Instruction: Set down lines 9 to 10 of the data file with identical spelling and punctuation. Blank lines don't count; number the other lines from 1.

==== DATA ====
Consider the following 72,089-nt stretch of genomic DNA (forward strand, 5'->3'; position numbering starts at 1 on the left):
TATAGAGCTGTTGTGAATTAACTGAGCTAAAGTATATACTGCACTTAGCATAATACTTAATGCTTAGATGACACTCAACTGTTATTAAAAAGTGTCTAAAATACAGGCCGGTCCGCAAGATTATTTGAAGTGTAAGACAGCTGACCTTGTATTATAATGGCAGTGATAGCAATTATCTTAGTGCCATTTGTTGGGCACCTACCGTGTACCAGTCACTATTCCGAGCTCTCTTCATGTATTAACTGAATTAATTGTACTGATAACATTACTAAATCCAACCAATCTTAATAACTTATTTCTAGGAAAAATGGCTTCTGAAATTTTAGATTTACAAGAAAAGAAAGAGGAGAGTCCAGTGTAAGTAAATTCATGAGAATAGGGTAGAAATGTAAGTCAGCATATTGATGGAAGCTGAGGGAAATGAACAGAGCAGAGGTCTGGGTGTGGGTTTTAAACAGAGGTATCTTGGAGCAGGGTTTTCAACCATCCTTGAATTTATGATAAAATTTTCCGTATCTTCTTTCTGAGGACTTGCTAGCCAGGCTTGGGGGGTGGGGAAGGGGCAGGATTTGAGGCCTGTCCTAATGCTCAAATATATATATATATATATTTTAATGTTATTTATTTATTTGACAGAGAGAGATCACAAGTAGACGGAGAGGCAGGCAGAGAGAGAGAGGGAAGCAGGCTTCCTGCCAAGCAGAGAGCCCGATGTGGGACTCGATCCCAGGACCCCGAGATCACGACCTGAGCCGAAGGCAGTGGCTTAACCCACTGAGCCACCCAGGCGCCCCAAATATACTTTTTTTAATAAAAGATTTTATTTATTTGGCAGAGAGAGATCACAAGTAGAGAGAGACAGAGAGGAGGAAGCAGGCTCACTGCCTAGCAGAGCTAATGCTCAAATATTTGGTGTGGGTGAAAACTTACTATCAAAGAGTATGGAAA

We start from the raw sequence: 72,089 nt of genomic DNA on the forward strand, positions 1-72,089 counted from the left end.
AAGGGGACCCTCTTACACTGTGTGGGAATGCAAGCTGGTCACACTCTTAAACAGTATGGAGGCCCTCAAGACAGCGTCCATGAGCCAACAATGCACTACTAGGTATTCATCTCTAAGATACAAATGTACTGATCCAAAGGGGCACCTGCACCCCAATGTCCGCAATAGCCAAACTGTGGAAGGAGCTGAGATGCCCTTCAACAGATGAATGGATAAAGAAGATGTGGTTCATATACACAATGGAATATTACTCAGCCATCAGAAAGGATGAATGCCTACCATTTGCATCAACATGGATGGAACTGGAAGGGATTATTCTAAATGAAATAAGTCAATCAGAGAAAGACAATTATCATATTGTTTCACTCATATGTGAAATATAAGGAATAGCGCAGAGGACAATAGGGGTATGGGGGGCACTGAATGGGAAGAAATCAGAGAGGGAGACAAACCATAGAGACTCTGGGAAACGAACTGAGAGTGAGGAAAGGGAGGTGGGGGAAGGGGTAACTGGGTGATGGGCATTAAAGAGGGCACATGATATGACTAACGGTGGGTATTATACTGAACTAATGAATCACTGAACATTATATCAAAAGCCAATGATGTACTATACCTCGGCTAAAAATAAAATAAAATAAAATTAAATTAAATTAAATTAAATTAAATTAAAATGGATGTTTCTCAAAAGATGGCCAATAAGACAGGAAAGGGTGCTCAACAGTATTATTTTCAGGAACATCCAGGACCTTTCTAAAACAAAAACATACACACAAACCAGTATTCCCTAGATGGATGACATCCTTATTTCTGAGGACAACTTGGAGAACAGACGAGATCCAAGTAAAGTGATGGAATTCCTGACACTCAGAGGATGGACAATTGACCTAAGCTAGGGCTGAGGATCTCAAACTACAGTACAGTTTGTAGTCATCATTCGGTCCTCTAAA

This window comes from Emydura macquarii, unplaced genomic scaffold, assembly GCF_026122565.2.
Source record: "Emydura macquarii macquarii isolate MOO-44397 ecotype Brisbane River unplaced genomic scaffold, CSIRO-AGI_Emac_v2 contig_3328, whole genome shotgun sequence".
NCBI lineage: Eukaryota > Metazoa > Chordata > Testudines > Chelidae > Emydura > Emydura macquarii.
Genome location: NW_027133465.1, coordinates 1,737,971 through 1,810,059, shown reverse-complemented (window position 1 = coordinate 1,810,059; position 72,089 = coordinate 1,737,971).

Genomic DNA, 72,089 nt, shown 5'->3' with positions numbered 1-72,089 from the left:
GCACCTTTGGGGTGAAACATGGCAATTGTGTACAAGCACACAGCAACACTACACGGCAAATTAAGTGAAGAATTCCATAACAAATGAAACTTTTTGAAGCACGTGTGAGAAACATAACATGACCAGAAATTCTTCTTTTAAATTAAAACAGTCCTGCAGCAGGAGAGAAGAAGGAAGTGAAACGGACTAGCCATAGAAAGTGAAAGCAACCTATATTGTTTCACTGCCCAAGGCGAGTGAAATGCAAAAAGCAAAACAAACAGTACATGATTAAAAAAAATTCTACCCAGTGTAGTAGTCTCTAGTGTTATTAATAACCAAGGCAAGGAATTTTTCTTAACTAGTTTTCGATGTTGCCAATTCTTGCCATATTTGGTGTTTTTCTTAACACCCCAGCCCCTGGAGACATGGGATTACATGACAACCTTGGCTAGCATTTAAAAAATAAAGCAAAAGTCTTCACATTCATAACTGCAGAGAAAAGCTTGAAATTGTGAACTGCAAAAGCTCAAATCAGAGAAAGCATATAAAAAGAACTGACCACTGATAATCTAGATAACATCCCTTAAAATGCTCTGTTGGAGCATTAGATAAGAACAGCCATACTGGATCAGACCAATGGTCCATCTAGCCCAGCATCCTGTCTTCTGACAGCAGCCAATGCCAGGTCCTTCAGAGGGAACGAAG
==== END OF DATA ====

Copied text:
Genomic DNA, 72,089 nt, shown 5'->3' with positions numbered 1-72,089 from the left:
GCACCTTTGGGGTGAAACATGGCAATTGTGTACAAGCACACAGCAACACTACACGGCAAATTAAGTGAAGAATTCCATAACAAATGAAACTTTTTGAAGCACGTGTGAGAAACATAACATGACCAGAAATTCTTCTTTTAAATTAAAACAGTCCTGCAGCAGGAGAGAAGAAGGAAGTGAAACGGACTAGCCATAGAAAGTGAAAGCAACCTATATTGTTTCACTGCCCAAGGCGAGTGAAATGCAAAAAGCAAAACAAACAGTACATGATTAAAAAAAATTCTACCCAGTGTAGTAGTCTCTAGTGTTATTAATAACCAAGGCAAGGAATTTTTCTTAACTAGTTTTCGATGTTGCCAATTCTTGCCATATTTGGTGTTTTTCTTAACACCCCAGCCCCTGGAGACATGGGATTACATGACAACCTTGGCTAGCATTTAAAAAATAAAGCAAAAGTCTTCACATTCATAACTGCAGAGAAAAGCTTGAAATTGTGAACTGCAAAAGCTCAAATCAGAGAAAGCATATAAAAAGAACTGACCACTGATAATCTAGATAACATCCCTTAAAATGCTCTGTTGGAGCATTAGATAAGAACAGCCATACTGGATCAGACCAATGGTCCATCTAGCCCAGCATCCTGTCTTCTGACAGCAGCCAATGCCAGGTCCTTCAGAGGGAACGAAG